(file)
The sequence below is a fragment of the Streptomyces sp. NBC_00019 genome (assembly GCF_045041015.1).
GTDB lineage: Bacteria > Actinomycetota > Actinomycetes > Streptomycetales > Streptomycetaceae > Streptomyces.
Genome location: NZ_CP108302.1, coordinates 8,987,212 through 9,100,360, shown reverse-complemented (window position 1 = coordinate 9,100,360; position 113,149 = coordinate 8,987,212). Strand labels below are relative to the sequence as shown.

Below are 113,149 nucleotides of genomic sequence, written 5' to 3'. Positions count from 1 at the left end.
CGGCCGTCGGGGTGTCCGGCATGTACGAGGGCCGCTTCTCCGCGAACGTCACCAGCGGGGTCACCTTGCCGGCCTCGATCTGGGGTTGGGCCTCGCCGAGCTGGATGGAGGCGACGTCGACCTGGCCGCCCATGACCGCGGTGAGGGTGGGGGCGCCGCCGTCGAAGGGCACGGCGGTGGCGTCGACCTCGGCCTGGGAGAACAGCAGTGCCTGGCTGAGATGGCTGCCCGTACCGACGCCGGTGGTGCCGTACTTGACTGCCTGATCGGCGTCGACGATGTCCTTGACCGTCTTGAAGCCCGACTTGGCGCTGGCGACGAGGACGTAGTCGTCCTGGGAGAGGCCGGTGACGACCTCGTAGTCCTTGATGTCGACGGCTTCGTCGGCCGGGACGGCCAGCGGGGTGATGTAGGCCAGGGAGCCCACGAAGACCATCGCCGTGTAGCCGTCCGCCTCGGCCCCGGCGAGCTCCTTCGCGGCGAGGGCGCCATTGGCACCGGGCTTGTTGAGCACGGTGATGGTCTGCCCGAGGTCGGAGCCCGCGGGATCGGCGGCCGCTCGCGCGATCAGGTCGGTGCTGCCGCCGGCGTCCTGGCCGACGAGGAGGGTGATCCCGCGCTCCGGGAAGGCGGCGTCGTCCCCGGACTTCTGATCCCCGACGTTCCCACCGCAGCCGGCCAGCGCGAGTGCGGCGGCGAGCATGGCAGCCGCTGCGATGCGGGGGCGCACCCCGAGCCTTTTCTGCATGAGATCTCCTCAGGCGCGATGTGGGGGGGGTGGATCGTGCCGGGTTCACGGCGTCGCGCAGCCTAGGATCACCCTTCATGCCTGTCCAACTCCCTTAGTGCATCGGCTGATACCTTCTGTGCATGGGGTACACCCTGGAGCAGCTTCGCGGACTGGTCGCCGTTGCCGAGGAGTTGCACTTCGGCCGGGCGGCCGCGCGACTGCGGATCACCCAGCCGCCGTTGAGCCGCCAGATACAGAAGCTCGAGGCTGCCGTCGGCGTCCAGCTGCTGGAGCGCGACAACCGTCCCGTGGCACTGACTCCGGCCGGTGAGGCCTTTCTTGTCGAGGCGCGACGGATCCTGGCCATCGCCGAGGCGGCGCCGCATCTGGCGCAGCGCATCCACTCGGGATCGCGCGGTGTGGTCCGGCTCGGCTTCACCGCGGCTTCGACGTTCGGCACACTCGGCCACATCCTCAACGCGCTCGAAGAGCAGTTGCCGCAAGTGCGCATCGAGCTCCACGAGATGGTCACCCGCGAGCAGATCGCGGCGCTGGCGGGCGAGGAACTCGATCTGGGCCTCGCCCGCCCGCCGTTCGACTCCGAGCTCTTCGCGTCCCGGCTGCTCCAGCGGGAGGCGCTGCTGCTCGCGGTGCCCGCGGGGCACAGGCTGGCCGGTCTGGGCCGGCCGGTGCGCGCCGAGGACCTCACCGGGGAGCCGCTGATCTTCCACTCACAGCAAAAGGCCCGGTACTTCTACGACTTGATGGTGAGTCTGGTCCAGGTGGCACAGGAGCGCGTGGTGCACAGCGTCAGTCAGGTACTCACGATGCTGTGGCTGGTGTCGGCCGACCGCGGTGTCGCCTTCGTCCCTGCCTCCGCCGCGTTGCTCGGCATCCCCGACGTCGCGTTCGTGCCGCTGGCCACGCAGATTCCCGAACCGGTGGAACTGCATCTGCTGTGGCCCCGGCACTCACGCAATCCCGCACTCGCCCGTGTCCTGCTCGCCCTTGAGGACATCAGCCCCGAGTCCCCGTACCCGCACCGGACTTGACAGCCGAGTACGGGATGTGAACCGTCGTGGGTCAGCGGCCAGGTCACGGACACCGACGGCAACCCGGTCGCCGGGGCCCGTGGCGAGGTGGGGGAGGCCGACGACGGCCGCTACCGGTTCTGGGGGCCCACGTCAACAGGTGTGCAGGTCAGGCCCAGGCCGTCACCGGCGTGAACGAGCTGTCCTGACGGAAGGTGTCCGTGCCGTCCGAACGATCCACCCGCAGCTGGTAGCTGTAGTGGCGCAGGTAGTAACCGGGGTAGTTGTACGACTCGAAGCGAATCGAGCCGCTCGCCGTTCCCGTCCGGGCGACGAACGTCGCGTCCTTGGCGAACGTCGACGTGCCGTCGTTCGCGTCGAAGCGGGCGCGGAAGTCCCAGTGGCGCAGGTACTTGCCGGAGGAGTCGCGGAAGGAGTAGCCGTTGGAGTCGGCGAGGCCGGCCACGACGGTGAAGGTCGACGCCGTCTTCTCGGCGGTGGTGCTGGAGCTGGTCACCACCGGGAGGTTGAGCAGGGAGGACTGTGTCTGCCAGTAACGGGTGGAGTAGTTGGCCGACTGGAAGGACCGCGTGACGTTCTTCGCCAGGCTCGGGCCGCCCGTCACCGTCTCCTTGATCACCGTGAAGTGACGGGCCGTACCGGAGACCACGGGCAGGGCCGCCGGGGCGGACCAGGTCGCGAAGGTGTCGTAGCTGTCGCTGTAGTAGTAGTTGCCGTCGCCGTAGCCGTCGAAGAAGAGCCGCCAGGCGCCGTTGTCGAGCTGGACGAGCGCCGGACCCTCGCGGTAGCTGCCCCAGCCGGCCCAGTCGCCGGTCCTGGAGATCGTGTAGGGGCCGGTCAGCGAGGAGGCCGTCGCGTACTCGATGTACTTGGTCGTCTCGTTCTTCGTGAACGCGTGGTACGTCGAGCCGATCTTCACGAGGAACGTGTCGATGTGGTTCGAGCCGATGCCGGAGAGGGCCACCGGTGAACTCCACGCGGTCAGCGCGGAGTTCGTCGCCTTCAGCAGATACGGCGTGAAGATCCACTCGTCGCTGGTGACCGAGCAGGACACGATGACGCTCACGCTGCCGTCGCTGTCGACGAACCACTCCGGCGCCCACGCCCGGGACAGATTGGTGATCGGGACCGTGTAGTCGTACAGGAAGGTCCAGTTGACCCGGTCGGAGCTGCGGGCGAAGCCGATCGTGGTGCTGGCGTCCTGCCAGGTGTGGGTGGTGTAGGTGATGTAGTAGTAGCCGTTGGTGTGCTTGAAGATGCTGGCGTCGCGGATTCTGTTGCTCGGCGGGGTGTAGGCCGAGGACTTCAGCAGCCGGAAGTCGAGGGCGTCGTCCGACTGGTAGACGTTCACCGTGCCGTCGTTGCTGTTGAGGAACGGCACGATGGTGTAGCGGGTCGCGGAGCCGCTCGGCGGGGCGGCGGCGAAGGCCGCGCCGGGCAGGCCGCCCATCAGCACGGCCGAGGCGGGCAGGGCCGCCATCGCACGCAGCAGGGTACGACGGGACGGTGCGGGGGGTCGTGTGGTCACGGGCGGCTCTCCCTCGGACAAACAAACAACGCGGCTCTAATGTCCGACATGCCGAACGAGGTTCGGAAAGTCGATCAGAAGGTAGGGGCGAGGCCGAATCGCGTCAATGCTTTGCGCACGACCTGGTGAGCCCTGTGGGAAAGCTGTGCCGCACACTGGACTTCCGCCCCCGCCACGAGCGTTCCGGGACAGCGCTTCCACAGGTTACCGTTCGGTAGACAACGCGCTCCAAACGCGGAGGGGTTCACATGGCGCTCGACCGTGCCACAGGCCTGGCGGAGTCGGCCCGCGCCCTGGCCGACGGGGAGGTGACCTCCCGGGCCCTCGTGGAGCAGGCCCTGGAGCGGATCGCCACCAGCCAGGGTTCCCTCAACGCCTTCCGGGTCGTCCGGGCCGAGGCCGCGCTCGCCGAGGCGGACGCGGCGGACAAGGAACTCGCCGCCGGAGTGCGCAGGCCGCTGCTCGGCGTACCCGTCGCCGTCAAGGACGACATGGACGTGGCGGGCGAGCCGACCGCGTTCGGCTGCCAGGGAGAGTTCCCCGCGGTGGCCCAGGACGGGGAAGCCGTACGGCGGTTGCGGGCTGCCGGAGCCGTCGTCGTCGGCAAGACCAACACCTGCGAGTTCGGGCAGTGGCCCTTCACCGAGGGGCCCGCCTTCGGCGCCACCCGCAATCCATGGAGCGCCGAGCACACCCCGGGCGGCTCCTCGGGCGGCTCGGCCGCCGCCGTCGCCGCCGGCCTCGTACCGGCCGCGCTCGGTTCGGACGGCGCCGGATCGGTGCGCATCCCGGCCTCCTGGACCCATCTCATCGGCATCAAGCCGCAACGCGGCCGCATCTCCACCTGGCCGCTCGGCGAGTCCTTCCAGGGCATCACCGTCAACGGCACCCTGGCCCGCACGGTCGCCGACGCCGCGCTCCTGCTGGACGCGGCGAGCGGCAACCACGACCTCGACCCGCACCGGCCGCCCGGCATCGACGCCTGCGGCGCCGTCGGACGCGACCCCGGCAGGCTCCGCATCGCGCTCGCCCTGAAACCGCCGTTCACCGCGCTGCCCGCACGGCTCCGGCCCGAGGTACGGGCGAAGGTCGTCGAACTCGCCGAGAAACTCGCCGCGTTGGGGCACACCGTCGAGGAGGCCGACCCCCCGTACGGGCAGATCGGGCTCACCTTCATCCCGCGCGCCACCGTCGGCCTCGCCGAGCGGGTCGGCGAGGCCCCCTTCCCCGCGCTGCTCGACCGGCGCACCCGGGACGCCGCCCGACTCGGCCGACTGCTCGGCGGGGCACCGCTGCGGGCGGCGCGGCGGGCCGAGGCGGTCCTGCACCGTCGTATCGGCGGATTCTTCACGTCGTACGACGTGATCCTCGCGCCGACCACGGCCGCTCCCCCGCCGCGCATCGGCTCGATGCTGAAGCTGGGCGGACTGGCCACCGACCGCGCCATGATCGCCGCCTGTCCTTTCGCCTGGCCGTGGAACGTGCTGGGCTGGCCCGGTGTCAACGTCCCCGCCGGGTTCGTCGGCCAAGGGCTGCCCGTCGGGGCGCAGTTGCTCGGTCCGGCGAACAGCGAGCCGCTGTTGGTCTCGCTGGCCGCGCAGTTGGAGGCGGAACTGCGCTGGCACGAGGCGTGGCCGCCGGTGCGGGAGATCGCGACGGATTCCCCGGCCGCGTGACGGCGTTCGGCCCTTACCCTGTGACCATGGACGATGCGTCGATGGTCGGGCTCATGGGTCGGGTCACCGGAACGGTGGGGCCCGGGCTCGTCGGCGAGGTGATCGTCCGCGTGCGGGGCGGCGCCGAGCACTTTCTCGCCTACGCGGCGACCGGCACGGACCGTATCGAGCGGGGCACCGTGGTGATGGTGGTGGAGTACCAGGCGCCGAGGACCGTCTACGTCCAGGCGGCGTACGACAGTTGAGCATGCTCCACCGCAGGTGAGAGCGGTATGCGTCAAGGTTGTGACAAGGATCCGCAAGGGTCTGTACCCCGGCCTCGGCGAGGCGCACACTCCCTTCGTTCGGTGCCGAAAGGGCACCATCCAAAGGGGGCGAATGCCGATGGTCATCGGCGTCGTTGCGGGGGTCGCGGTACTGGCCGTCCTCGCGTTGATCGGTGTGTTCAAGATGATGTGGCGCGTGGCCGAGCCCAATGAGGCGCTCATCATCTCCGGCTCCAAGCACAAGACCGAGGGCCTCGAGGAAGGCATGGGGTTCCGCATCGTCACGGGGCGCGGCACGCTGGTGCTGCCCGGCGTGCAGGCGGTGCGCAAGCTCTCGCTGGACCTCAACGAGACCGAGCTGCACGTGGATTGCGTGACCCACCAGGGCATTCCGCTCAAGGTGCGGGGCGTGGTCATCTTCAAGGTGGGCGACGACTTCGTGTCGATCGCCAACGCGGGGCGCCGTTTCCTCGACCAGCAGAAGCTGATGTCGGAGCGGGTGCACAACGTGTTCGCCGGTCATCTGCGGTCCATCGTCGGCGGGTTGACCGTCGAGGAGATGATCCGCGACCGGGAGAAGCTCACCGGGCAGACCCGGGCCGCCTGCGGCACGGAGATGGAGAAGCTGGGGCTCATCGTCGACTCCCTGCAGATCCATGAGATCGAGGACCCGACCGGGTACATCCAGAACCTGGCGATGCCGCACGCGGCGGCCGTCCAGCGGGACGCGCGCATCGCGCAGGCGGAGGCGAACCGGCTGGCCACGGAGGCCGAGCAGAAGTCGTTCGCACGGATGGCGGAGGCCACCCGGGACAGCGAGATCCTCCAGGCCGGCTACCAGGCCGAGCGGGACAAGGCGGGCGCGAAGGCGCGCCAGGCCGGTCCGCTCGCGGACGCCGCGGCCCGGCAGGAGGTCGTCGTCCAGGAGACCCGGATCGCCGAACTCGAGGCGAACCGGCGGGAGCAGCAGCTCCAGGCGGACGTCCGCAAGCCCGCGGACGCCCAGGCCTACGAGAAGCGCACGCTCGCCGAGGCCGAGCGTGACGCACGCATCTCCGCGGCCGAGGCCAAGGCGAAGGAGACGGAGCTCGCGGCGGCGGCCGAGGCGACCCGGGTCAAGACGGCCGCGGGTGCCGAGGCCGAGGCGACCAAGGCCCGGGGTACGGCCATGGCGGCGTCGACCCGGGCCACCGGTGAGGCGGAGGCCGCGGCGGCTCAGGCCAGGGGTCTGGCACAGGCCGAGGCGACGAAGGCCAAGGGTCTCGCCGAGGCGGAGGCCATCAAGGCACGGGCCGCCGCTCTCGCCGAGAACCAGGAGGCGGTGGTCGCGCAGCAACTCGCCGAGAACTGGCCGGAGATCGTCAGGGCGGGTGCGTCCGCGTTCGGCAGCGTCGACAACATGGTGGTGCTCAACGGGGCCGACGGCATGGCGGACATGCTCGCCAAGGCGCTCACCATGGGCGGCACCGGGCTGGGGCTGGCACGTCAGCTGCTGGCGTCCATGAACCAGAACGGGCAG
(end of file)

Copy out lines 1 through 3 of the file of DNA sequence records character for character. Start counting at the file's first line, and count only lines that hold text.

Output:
The sequence below is a fragment of the Streptomyces sp. NBC_00019 genome (assembly GCF_045041015.1).
GTDB lineage: Bacteria > Actinomycetota > Actinomycetes > Streptomycetales > Streptomycetaceae > Streptomyces.
Genome location: NZ_CP108302.1, coordinates 8,987,212 through 9,100,360, shown reverse-complemented (window position 1 = coordinate 9,100,360; position 113,149 = coordinate 8,987,212). Strand labels below are relative to the sequence as shown.